The industrial strategy, through the sector deals, focuses on key, strategic sectors such as automotive and artificial intelligence, and plans to invest in large infrastructures, digital and logistics. As relevant as it is, this logic of an industrial renaissance might not be enough, when aiming for a more pervasive and spatially balanced industrial upgrading.

One such missing piece of the puzzle that the sector deals aim to tackle is how to prepare the ground, facilitate and support the maintenance and growth of backward linked services (engineering, technical consultancy, etc.) to the more traditional (mature) manufacturing industries. In addition, attention to forward linked sectors would also require a vision that identifies new technological opportunities – not only those offered by frontier technologies such as Artificial Intelligence and Robotization, but those that would help to ‘rejuvenate’ traditional manufacturing and non-tradable services. The importance of supporting a certain type of sectoral structural change (labour demand) is similar to planning adequate education and training policies for the labour force (labour supply) and directly affects what the future of employment in the UK could be. The next section presents some evidence in support of this view.

R&D and changes in the employment composition: a policy conundrum?

The industrial strategy includes plans to increase total R&D investments to 2.4 per cent of GDP by 2027 and to 3 per cent over a longer time span; increase the rate of R&D tax credit to 12 per cent; and invest £725 million in the new Industrial Strategy Challenge Fund programmes to leverage on the value of innovation (HM Government, 2017).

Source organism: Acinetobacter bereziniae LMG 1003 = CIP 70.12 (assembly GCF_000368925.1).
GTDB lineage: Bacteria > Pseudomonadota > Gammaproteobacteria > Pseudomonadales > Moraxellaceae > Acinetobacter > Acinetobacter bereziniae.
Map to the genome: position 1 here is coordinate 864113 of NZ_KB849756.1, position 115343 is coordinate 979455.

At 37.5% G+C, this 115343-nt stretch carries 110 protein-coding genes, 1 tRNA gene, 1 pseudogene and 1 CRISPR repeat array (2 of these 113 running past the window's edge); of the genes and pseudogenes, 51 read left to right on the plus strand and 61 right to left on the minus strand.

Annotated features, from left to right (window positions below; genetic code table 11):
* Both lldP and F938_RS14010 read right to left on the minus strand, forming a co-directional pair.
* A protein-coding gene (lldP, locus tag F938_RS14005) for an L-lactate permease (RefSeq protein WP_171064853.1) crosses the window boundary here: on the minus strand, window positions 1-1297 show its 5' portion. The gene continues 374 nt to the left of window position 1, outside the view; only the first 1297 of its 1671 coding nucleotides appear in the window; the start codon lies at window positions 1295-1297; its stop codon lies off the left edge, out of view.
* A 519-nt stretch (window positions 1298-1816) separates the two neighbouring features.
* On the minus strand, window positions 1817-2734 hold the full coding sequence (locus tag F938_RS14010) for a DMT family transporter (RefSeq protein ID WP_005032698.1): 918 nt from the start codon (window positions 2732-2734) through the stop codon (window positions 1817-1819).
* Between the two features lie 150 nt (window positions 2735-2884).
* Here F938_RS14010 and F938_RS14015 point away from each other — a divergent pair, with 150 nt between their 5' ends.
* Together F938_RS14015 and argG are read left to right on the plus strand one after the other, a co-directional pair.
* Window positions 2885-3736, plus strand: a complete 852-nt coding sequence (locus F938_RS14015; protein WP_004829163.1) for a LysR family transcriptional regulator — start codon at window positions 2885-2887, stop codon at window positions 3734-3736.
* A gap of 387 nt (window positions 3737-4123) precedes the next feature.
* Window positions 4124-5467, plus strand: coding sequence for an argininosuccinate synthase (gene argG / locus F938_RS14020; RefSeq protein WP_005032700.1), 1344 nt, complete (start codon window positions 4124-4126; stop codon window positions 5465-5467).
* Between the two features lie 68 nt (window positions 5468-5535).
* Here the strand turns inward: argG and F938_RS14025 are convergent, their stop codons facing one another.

While the positive link between R&D spending and innovation performance has been relatively uncontroversial for many decades (Griliches, 1979), the heterogeneity of this effect across sectors and places, as well as its unintended consequences, are much less so.

Firm R&D spending is a strategic choice that might represent a trade-off with other investments, and certainly requires changes in the organisation, and demand for new types of workers and skills. R&D might have spillover learning effects within the firm and a multiplicative effect in terms of labour demand within the local labour markets in which the firm is located. Much depends on the initial industrial structure and employment composition of local labour markets. Creating incentives (i.e. tax credits) for firms to spend in R&D might have very different effects on the sectoral composition of employment and on the type of employment created depending on the local characteristics.

Figure 1: Share of routine employment across travel-to-work-areas in Britain, 2001 Reproduced from Ciarli et al., 2018a; each TTWA reports the share of category NS-SEC7 (Routine occupations)